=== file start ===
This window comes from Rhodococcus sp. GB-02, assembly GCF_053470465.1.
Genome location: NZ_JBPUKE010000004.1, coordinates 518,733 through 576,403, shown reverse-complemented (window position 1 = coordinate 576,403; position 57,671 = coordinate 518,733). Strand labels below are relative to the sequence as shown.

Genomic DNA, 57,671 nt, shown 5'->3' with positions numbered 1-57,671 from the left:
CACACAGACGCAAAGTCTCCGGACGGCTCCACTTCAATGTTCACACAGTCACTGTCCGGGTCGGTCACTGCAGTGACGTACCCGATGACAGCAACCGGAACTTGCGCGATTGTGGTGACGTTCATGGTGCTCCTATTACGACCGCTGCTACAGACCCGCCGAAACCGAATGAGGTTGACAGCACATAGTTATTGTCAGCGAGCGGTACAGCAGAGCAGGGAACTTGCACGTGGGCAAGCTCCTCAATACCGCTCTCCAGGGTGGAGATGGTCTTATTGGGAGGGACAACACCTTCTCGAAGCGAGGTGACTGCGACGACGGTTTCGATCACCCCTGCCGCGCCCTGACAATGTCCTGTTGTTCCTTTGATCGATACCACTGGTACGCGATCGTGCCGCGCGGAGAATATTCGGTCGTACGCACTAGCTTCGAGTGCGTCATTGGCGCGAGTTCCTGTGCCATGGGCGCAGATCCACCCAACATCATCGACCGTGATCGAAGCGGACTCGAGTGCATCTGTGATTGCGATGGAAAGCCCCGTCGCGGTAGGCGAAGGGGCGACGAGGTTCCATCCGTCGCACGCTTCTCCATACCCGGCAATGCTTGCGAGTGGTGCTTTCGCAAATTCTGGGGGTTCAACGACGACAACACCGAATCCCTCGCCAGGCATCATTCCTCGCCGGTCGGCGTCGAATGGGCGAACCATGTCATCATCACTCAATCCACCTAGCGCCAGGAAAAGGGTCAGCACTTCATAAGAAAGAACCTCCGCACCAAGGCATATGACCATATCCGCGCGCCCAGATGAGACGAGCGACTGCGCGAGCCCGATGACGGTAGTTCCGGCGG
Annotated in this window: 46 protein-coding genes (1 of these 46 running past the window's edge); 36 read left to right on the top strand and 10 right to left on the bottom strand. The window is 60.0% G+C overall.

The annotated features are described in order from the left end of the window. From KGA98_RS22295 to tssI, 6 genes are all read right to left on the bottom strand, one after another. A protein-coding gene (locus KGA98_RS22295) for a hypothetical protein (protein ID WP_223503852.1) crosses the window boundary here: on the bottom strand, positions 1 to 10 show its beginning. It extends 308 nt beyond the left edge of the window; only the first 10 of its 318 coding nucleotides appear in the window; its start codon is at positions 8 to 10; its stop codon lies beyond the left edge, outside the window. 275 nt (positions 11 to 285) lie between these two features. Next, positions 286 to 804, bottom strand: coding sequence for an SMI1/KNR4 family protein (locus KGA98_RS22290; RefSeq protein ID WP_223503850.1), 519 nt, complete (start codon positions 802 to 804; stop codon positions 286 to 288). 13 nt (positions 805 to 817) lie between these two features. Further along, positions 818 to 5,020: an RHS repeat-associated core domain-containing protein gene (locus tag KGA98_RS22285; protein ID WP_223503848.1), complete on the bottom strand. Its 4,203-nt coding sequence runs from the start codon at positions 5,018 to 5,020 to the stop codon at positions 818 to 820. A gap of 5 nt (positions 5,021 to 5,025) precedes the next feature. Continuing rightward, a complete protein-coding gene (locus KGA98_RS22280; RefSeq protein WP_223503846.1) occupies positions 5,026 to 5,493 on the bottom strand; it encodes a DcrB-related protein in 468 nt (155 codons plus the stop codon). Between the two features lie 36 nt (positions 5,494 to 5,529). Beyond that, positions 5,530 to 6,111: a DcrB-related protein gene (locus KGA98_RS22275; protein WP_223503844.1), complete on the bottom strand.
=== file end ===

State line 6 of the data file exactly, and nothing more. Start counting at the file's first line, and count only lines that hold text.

The annotated features are described in order from the left end of the window. From KGA98_RS22295 to tssI, 6 genes are all read right to left on the bottom strand, one after another. A protein-coding gene (locus KGA98_RS22295) for a hypothetical protein (protein ID WP_223503852.1) crosses the window boundary here: on the bottom strand, positions 1 to 10 show its beginning. It extends 308 nt beyond the left edge of the window; only the first 10 of its 318 coding nucleotides appear in the window; its start codon is at positions 8 to 10; its stop codon lies beyond the left edge, outside the window. 275 nt (positions 11 to 285) lie between these two features. Next, positions 286 to 804, bottom strand: coding sequence for an SMI1/KNR4 family protein (locus KGA98_RS22290; RefSeq protein ID WP_223503850.1), 519 nt, complete (start codon positions 802 to 804; stop codon positions 286 to 288). 13 nt (positions 805 to 817) lie between these two features. Further along, positions 818 to 5,020: an RHS repeat-associated core domain-containing protein gene (locus tag KGA98_RS22285; protein ID WP_223503848.1), complete on the bottom strand. Its 4,203-nt coding sequence runs from the start codon at positions 5,018 to 5,020 to the stop codon at positions 818 to 820. A gap of 5 nt (positions 5,021 to 5,025) precedes the next feature. Continuing rightward, a complete protein-coding gene (locus KGA98_RS22280; RefSeq protein WP_223503846.1) occupies positions 5,026 to 5,493 on the bottom strand; it encodes a DcrB-related protein in 468 nt (155 codons plus the stop codon). Between the two features lie 36 nt (positions 5,494 to 5,529). Beyond that, positions 5,530 to 6,111: a DcrB-related protein gene (locus KGA98_RS22275; protein WP_223503844.1), complete on the bottom strand.